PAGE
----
We chose to raise Dutch Belted cows on our homestead because heritage breed cows are good at taking care of themselves. They survive well on grass without grain supplements, they instinctively care for their young, and for the most part, they have easy births. Calving difficulties do happen though, and we want to be prepared when that happens.
How to Check for Calving Difficulties
How to recognize when your cow is in labor: Keep track of your cow’s due date and begin watching her about a week before. Labor could be underway if she goes off by herself, gives repeated low-pitch moo’s, and alternately stands and lies down. There’s no need for us humans to do a thing if calving progresses well.
When to call the veterinarian: We once lost a heifer when waiting too long to call the vet. Therefore, I want to share two calving situations where our intervention may be necessary. If you have watched a cow in labor for an hour, and there is no progress, call the vet. If you see the bag of waters break and the calf is not born within 20 minutes, call the vet. In these situations, the cow and calf need assistance.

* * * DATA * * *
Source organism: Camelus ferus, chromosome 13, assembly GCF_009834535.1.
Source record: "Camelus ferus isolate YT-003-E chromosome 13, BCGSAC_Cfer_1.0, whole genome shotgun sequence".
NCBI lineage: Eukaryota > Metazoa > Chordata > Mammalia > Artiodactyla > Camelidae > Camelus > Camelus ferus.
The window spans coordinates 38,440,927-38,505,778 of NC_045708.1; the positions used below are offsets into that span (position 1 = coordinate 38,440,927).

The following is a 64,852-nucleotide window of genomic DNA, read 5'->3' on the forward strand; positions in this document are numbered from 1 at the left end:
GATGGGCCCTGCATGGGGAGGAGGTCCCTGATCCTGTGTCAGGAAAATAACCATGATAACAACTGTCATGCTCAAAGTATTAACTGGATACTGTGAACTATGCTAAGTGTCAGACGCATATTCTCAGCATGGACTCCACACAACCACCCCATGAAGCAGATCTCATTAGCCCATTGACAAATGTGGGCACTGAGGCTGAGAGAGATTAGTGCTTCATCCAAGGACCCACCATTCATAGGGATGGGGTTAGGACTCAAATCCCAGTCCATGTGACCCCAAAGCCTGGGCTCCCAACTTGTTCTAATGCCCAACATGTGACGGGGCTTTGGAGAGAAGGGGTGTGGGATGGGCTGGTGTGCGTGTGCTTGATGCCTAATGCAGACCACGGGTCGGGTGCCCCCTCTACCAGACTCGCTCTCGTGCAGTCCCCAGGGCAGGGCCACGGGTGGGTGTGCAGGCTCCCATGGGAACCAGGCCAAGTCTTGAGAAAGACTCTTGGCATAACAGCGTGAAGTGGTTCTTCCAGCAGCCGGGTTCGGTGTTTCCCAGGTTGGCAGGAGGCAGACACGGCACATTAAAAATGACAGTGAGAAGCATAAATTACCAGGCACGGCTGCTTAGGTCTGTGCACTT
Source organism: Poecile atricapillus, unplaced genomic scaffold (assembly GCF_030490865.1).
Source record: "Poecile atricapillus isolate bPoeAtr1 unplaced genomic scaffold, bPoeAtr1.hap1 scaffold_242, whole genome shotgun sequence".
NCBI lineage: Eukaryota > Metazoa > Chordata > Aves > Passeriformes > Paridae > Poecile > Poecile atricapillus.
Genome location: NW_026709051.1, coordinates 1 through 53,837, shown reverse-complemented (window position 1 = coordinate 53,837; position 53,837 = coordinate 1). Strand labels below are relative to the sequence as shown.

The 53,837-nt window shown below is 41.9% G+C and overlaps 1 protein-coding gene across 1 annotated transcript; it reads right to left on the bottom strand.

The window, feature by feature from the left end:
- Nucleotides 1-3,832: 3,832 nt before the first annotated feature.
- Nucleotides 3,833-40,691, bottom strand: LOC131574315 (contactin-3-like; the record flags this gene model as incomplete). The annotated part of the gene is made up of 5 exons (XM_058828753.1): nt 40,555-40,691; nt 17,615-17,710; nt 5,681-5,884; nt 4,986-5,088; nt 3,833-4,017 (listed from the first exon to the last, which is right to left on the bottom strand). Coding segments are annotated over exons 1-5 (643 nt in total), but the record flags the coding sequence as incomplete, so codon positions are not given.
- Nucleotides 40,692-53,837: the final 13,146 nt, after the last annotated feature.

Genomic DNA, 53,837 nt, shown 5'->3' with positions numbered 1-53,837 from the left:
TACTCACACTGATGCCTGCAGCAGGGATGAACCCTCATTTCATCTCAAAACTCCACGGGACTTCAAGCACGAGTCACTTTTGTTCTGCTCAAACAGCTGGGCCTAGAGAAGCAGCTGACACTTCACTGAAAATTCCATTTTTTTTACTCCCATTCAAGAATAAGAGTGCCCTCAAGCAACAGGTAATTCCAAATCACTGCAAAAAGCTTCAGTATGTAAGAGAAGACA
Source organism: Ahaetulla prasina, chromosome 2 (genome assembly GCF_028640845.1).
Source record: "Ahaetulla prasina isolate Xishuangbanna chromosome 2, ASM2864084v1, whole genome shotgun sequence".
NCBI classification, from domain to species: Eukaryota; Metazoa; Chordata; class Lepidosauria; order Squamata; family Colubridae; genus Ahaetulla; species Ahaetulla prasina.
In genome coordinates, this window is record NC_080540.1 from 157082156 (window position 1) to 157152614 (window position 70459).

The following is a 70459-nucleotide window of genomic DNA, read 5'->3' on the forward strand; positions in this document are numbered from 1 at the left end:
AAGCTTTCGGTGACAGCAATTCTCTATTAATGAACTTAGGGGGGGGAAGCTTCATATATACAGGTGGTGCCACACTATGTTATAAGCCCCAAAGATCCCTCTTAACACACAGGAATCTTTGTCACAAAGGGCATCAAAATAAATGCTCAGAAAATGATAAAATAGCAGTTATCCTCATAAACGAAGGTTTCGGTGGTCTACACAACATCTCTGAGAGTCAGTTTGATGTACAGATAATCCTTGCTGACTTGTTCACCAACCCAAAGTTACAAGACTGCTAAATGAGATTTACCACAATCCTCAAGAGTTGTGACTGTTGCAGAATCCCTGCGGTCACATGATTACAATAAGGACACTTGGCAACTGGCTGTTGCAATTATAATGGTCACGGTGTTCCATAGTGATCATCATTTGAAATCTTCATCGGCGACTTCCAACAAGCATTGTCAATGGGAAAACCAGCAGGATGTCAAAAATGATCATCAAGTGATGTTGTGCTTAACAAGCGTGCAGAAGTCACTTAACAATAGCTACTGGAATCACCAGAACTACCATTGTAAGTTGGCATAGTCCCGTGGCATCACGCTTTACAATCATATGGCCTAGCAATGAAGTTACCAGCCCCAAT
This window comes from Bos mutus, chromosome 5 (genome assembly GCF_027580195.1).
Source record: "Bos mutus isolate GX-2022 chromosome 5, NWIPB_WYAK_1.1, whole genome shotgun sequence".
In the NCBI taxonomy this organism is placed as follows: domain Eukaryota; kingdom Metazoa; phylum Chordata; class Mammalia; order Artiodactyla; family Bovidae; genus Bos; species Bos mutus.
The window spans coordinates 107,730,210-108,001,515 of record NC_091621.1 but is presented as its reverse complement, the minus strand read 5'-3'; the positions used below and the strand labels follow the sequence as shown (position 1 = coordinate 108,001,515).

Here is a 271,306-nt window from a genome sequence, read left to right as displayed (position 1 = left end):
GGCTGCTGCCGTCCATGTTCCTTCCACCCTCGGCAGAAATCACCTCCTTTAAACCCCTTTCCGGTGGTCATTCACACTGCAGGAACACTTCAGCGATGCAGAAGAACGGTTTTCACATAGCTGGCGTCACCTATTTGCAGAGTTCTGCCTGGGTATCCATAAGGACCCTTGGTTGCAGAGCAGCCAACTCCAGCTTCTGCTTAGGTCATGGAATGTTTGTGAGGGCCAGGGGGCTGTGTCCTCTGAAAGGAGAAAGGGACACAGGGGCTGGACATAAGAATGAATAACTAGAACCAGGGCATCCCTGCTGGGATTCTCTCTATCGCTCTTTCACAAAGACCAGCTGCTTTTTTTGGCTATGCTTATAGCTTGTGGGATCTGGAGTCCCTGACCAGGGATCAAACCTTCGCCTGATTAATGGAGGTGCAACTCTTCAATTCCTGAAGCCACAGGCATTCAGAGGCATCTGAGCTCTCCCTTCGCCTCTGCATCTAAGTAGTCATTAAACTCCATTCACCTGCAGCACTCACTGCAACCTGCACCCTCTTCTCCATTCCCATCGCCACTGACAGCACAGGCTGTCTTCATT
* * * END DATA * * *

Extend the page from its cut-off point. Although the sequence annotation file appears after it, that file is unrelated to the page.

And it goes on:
Learn to feel for calf position: There may indeed be times when we don’t know how long the cow has been in labor. There are other times, especially in the middle of the night, when five minutes seem like an hour. If you’re not sure what’s going on, and if your cow will allow it, go ahead and check for the calf’s position.
To check for the calf’s position before a hoof has even peeked out, halter the cow or put her in a head-gate or stanchion. Next gently put a gloved hand up the cow’s vagina no higher than your wrist. This gentleness is important because we don’t want to break the bag of waters. You should be able to feel a foot—hopefully two—with a nose just above and slightly behind the hoofs. If you feel two hoofs and a nose, stand way back and allow the cow the peace she needs to deliver the calf herself. read more…